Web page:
Man: "Gravel walks, flowering bushes, a pool of water, watched over by an immense Japanese bronze dragon, occupy the space on the inland side where the tall clock tower can be seen from finial to base. Entering from this garden of flowers, aquatic plants and fragrant bushes, one comes upon the central apartment, which has also running water, while through its farther windows one can see the blue stretches of Cold Spring Harbor. The tiled pool that freshens this middle room gets its water from a glass jar of wonderful color shaped like the slenderest of Greek amphorae. This rises from the middle of the pool. The water bubbling over the slender jar gains a tint, from glass and sunlight combined, which cannot be described by words. In position it is the center of the house and in fact may be the most beautiful object among the many there. Strange to say, this glass vase changes in color, varies not merely somewhat in accordance with the position of the sun in its fainter shades, but changes during the longer lapse of time as if through some action of the constant running of the water over glass. The vase, it seems, has a term of life.
"It is highly characteristic that Mr. Tiffany should be the one to discover this curious effect of running water on glass in the heart of his splendid country house. For who could appreciate better these fine shades of color, delicate as moonlight on dewy cobwebs, than the man who has fixed in favrile glass so many evanescent hues?"
Alice Cooney Frelinghuysen: In 1918, Tiffany gave the house, its contents, and some of the surrounding land to the Louis Comfort Tiffany Foundation, which he had founded so that artists could study, work, and be inspired by what he had created there. He continued to live at Laurelton Hall until his death in 1933, after which the house continued to be operated as he envisioned it, as a kind of public museum as well as a place for artists. But during the Second World War, it became increasingly difficult to maintain the house and gardens. The foundation made a very difficult decision and sold all the contents of the house in 1946, and then the house itself. In 1957, a fire tragically destroyed Laurelton Hall. The majority of the surviving architectural elements and windows were saved by Hugh and Jeanette McKean and transported to Florida, where they became part of the collections of The Charles Hosmer Morse Museum of American Art. Tiffany's personal collections survived the fire, having been auctioned at the Louis Comfort Tiffany Foundation sale of 1946.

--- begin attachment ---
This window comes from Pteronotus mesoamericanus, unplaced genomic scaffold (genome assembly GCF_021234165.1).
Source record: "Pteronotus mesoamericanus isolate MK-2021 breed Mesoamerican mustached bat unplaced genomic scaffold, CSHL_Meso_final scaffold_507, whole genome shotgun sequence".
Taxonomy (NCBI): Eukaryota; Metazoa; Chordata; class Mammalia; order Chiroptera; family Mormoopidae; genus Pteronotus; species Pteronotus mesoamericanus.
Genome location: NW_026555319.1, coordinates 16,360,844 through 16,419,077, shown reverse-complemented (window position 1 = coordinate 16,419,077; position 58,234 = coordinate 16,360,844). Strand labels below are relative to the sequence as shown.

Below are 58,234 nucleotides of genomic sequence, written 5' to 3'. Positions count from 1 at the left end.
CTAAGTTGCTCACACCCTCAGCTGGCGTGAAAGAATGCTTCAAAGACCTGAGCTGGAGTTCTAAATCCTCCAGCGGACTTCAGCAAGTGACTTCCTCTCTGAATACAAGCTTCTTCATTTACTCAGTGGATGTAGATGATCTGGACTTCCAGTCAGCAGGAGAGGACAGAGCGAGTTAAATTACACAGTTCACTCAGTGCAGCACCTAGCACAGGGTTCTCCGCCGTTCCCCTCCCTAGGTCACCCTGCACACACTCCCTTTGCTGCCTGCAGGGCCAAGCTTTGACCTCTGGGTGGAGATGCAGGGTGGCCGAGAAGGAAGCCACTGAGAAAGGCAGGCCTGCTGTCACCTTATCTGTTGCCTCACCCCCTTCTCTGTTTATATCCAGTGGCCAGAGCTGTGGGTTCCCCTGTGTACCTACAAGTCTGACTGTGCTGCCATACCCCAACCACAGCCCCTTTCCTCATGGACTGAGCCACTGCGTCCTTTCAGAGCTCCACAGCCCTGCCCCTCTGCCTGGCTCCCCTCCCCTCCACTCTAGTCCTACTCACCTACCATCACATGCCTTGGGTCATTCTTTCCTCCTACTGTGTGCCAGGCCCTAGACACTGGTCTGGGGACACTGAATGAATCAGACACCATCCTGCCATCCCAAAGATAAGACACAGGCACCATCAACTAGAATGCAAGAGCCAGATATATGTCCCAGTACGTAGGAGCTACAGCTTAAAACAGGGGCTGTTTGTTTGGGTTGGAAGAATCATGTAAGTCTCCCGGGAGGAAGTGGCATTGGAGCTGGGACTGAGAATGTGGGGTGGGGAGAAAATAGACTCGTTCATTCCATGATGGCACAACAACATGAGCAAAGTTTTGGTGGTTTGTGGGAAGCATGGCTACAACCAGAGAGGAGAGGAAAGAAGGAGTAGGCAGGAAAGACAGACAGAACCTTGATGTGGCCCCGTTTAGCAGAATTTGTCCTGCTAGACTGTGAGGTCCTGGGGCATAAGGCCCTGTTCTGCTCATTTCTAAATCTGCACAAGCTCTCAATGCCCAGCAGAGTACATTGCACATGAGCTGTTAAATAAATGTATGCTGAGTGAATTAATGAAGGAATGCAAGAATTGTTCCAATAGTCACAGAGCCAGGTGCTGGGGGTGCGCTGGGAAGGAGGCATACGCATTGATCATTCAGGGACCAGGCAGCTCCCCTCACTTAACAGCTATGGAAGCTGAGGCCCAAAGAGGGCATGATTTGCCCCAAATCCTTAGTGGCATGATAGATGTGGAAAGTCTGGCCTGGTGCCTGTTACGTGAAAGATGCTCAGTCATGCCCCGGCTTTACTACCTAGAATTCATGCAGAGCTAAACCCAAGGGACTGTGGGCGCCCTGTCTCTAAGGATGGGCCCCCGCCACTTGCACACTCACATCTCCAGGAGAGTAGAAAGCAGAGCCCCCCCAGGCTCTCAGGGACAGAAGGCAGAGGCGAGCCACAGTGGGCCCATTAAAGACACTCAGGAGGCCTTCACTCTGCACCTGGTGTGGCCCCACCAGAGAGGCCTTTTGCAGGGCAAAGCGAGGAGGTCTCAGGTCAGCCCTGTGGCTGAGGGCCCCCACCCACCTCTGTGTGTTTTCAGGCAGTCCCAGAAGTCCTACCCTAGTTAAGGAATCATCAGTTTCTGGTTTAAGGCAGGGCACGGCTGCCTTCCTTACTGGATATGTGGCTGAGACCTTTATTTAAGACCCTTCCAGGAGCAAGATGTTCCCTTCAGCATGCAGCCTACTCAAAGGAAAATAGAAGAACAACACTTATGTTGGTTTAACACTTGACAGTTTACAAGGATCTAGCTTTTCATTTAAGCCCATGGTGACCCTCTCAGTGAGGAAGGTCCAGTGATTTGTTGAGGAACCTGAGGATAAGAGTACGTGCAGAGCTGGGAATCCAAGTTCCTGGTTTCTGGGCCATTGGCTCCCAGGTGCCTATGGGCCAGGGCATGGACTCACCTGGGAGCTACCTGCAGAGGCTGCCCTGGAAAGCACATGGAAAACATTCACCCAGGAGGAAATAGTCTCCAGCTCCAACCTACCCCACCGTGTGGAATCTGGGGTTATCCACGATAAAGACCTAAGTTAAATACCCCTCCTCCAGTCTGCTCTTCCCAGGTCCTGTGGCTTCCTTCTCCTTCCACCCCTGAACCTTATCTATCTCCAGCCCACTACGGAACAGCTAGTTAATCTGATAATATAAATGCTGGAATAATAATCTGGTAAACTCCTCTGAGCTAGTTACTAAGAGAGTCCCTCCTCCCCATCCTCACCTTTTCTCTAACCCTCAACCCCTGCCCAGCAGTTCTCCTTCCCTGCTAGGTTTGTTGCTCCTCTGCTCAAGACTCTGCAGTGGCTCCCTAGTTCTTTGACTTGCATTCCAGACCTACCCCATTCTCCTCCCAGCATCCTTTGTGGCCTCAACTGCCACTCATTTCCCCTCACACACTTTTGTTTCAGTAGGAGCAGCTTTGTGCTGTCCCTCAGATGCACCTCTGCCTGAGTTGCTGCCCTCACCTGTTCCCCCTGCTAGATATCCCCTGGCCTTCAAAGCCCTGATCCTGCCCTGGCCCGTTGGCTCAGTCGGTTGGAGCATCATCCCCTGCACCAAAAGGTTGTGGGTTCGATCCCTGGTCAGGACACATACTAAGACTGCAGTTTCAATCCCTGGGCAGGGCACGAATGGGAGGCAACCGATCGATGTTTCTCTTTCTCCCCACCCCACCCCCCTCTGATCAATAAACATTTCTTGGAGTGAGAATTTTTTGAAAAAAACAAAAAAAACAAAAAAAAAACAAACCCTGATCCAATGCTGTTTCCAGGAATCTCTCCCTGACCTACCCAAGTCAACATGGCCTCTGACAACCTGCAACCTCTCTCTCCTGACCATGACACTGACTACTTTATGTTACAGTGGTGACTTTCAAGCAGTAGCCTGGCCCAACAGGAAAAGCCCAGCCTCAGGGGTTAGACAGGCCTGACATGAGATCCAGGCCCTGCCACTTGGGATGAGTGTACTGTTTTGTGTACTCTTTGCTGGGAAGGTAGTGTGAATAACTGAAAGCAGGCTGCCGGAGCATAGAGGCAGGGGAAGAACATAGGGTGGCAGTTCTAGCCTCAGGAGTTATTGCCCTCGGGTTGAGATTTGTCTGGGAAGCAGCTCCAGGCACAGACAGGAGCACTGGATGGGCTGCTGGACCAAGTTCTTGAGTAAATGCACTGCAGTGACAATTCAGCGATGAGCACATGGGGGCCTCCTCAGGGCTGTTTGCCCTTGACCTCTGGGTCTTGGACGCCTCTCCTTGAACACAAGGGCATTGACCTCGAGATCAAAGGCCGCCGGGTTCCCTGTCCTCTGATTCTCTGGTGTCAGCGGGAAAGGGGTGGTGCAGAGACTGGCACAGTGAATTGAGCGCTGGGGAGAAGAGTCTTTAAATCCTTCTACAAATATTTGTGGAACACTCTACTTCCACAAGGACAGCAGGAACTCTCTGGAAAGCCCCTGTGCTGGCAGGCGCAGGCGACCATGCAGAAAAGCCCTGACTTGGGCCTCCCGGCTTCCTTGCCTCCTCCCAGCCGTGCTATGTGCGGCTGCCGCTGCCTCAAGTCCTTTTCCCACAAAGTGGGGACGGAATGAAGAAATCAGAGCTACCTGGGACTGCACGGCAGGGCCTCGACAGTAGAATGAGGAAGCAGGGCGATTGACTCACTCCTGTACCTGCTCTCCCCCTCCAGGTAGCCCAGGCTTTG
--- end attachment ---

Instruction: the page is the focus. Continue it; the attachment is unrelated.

This is Alice Cooney Frelinghuysen, curator of The Metropolitan Museum of Art's exhibition Louis Comfort Tiffany and Laurelton Hall—An Artist's Country Estate. The exhibition reunites hundreds of works by Tiffany and from his personal collections, including many of his most spectacular leaded-glass windows and architectural elements like Laurelton Hall's dramatic Daffodil Terrace, conserved and displayed for the very first time. We hope that the exhibition—on view at the Metropolitan in New York through May 20, 2007—brings Tiffany's extraordinary dream house back to life, in a sense, once again.
The exhibition is made possible by The Tiffany & Company Foundation.
Additional support is provided by the Gail and Parker Gilbert Fund.
It was organized by The Metropolitan Museum of Art, New York, in collaboration with The Charles Hosmer Morse Museum of American Art, Winter Park, Florida.
We gratefully acknowledge Morrison H. Heckscher and Monica Obniski for their narrations.
This has been an Antenna Audio production.